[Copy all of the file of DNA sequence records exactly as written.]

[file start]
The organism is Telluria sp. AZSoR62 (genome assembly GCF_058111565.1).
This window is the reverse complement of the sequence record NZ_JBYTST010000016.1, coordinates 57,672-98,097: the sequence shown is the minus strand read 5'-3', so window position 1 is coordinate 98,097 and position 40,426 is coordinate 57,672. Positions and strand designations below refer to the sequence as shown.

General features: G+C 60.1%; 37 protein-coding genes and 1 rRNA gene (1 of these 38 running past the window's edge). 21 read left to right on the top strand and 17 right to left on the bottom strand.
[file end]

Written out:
The organism is Telluria sp. AZSoR62 (genome assembly GCF_058111565.1).
This window is the reverse complement of the sequence record NZ_JBYTST010000016.1, coordinates 57,672-98,097: the sequence shown is the minus strand read 5'-3', so window position 1 is coordinate 98,097 and position 40,426 is coordinate 57,672. Positions and strand designations below refer to the sequence as shown.

General features: G+C 60.1%; 37 protein-coding genes and 1 rRNA gene (1 of these 38 running past the window's edge). 21 read left to right on the top strand and 17 right to left on the bottom strand.